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PMID:20130685

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Citation

Thomas, J, Fishovitz, J and Lee, I (2010) Utilization of positional isotope exchange experiments to evaluate reversibility of ATP hydrolysis catalyzed by Escherichia coli Lon protease. Biochem. Cell Biol. 88:119-28

Abstract

Lon protease, also known as protease La, is an ATP-dependent serine protease. Despite the presence of a proteolytic Ser-Lys dyad, the enzyme only catalyzes protein degradation in the presence of ATP. Lon possesses an intrinsic ATPase activity that is stimulated by protein and certain peptide substrates. Through sequence alignment and analysis, it is concluded that Lon belongs to the AAA+ protein family. Previous kinetic characterization of the ATPase domain of Escherichia coli Lon protease implicates a half-site reactivity model in which only 50% of the ATP bound to Lon are hydrolyzed to yield ADP; the remaining ATPase sites remain bound with ATP and are considered non-catalytic. In this model, it is implied that ATP hydrolysis is irreversible. To further evaluate the proposed half-site reactivity model, the reversibility of the ATPase activity of E. coli Lon was evaluated by positional isotope exchange experiments. The ATPase reactions were conducted in the 18O-enriched buffer such that the extent of 18O incorporation into inorganic phosphate generated from ATP hydrolysis could be used to evaluate the extent of reversibility in ATP hydrolysis. Collectively, our experimental data reveal that the ATPase reaction catalyzed by E. coli Lon in the presence and absence of peptide substrate that stimulated the enzyme's ATPase activity is irreversible. Therefore, the half-site ATPase reactivity of E. coli Lon is validated, and can be used to account for the kinetic mechanism of the ATP-dependent peptidase activity of the enzyme.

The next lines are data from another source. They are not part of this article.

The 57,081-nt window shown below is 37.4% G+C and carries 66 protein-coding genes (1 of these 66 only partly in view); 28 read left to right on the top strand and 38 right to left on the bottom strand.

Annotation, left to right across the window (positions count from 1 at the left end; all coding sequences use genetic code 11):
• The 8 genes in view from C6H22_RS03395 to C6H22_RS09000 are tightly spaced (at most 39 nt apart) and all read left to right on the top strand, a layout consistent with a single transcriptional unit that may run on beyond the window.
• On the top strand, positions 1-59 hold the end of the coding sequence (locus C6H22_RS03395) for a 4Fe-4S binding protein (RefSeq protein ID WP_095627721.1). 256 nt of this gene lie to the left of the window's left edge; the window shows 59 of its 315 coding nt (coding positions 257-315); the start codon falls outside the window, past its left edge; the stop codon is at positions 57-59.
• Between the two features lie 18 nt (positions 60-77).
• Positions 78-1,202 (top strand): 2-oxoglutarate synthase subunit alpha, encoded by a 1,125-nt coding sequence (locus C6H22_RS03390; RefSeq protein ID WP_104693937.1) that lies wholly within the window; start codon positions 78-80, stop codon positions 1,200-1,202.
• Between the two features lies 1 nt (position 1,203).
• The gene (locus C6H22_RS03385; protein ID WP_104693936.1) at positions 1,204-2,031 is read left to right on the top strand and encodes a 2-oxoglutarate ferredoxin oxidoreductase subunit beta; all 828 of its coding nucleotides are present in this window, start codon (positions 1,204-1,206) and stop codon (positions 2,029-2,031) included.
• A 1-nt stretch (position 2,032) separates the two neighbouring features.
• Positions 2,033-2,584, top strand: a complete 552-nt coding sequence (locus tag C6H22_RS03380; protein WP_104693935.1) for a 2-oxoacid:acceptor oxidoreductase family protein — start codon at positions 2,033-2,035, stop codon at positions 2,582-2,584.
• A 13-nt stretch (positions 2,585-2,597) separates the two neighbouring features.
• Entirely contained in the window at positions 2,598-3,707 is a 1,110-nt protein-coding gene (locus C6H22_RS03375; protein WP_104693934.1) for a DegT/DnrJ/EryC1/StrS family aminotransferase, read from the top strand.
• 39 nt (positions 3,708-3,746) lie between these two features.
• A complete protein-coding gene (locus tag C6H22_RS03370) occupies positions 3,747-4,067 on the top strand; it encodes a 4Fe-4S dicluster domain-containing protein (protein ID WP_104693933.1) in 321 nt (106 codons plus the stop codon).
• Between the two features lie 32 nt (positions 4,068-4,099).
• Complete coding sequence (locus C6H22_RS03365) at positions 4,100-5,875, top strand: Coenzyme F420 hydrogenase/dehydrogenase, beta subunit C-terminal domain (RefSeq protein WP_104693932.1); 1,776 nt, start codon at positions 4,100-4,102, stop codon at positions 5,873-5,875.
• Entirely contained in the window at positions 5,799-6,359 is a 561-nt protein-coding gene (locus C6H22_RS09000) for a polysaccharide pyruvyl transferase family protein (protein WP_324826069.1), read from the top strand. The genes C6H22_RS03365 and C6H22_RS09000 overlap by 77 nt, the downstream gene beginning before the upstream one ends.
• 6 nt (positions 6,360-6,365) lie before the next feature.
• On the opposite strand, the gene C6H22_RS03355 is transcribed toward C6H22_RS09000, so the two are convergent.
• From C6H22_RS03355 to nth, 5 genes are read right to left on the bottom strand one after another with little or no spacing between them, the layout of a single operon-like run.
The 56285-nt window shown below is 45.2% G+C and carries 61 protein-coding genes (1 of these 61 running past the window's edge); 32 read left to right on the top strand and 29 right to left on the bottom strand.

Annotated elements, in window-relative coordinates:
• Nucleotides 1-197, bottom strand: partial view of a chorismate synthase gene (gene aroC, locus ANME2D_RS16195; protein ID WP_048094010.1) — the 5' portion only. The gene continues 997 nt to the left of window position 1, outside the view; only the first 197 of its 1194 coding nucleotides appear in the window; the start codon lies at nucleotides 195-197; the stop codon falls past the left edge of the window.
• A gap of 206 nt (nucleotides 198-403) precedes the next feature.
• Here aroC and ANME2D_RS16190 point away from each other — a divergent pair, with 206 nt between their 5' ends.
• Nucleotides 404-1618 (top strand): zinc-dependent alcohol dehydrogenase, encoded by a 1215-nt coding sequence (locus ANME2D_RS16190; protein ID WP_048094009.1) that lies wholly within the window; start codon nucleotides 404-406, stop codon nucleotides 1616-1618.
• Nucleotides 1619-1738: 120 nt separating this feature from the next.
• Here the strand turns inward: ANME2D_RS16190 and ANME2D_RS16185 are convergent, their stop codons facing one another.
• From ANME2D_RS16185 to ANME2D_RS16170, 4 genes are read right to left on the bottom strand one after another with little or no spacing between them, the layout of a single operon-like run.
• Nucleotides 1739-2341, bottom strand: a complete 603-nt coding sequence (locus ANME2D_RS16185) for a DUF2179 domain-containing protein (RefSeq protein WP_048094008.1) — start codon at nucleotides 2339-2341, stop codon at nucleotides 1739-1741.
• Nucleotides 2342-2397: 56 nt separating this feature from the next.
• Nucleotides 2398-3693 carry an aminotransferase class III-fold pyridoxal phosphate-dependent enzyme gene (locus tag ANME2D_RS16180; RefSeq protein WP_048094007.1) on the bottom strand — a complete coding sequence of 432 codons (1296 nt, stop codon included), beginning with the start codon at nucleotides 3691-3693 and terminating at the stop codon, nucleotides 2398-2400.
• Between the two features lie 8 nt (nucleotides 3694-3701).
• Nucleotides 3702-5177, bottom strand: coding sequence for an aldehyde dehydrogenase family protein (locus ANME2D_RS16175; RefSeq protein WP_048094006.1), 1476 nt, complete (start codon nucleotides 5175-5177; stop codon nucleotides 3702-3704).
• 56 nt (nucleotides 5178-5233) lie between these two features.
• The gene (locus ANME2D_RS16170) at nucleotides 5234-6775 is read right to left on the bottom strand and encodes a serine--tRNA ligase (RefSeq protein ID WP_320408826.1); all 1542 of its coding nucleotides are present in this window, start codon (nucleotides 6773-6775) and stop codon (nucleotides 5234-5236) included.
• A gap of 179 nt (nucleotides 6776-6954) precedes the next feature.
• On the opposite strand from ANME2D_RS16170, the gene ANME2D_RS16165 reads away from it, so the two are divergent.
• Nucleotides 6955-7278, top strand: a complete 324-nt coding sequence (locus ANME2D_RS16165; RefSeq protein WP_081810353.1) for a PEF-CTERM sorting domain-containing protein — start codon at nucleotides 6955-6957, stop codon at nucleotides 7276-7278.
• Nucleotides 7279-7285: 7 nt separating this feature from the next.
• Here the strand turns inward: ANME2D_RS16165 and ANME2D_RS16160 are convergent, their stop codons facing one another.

Links

PubMed Online version:10.1139/o09-117

Keywords

ATP-Dependent Proteases/metabolism; Adenosine Triphosphatases/chemistry; Adenosine Triphosphatases/metabolism; Escherichia coli/enzymology; Hydrolysis; Models, Chemical; Protease La/chemistry; Protease La/metabolism

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